- “how to ameliorate conditions in the security environment so as to shape the incentives felt by national decision-makers in more disarmament-conducive ways.”
- “exploring the institutional framework that the world may need in order to move forward toward disarmament”
- “how to address the challenges of deterrence, crisis management, accident avoidance, and the development and implementation of transparency and confidence-building measures during whatever period remains before us in which nuclear arsenals continue to exist”.
While this is a series of questions worthy of any graduate IR seminar, it ignores the disarmament related actions agreed to at the 1995, 2000 and 2010 review conferences. Was the collective diplomatic effort of 190 states parties just so much “false consciousness” to be cavalierly set aside? If these agreed outcomes can be so readily ignored by leading NPT states, why bother meeting to try to agree on new ones? The convening authority of the US is such that many allies of the US will dutifully show up to the CEND working groups, but for others, the exercise is a serious distraction from the core business of the NPT and delivering on the commitments already entered into under its auspices.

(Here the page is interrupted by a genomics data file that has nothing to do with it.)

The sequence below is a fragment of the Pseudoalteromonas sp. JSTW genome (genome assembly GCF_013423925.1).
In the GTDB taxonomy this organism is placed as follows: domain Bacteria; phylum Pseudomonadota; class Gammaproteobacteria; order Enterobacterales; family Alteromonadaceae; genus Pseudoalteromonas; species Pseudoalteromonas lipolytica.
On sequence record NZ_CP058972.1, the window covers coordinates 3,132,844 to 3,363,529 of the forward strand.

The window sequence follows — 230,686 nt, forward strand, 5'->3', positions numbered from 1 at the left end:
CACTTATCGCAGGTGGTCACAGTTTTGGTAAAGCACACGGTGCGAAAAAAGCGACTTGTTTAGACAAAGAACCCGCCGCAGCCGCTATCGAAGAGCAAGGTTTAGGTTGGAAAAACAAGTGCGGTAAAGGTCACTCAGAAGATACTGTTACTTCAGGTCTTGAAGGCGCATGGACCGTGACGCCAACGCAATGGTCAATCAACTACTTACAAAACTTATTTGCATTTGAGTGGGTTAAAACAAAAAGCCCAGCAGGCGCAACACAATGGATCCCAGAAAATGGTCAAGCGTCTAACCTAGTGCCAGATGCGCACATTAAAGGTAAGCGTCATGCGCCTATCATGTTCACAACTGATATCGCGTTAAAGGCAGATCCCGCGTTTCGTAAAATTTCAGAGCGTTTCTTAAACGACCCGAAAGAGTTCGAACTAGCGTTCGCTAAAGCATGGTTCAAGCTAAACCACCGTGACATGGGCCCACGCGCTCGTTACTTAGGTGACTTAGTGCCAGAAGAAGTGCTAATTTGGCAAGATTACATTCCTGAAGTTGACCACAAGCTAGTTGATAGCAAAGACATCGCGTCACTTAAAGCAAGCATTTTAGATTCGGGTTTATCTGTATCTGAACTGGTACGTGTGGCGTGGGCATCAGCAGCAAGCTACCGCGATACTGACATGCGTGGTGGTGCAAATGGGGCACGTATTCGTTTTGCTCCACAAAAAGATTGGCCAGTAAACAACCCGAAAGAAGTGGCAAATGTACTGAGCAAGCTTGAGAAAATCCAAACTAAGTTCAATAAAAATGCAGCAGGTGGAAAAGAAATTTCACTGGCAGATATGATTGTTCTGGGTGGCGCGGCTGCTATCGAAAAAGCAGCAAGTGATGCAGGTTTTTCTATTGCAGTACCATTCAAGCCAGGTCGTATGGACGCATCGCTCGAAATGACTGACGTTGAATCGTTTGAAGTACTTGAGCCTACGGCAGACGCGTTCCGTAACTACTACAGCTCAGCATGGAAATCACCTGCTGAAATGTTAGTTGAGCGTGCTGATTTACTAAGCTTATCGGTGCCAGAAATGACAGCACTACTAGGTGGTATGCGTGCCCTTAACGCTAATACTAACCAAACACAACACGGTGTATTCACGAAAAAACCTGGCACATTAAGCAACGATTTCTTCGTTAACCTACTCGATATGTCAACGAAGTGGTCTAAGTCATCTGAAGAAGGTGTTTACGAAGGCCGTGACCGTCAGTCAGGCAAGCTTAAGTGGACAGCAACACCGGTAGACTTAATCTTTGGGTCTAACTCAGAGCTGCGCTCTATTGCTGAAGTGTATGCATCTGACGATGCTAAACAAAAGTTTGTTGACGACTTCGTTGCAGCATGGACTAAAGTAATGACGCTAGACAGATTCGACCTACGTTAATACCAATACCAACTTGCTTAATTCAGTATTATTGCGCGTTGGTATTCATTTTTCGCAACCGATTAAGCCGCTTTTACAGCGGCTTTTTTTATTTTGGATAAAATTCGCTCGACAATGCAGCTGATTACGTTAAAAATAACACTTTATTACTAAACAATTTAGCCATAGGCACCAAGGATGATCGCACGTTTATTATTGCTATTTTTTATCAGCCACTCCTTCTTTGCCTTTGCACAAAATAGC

The seriousness of the current situation was highlighted in a recent speech in Ottawa by Izumi Nakamitsu, the UN’s High Representative for Disarmament Affairs: “The norm against the use of nuclear weapons and the collective goal of a nuclear-weapon-free world are threatened in ways not seen since the height of the Cold War.” Decrying the backsliding that has occurred on disarmament commitments undertaken in the framework of the NPT, she stressed that such commitments “need to be honoured. Failure to do so fundamentally weakens the Treaty”. Referencing the importance of a success at the upcoming NPT review conference, she said: “I trust that Canada will take a leading role in this respect”.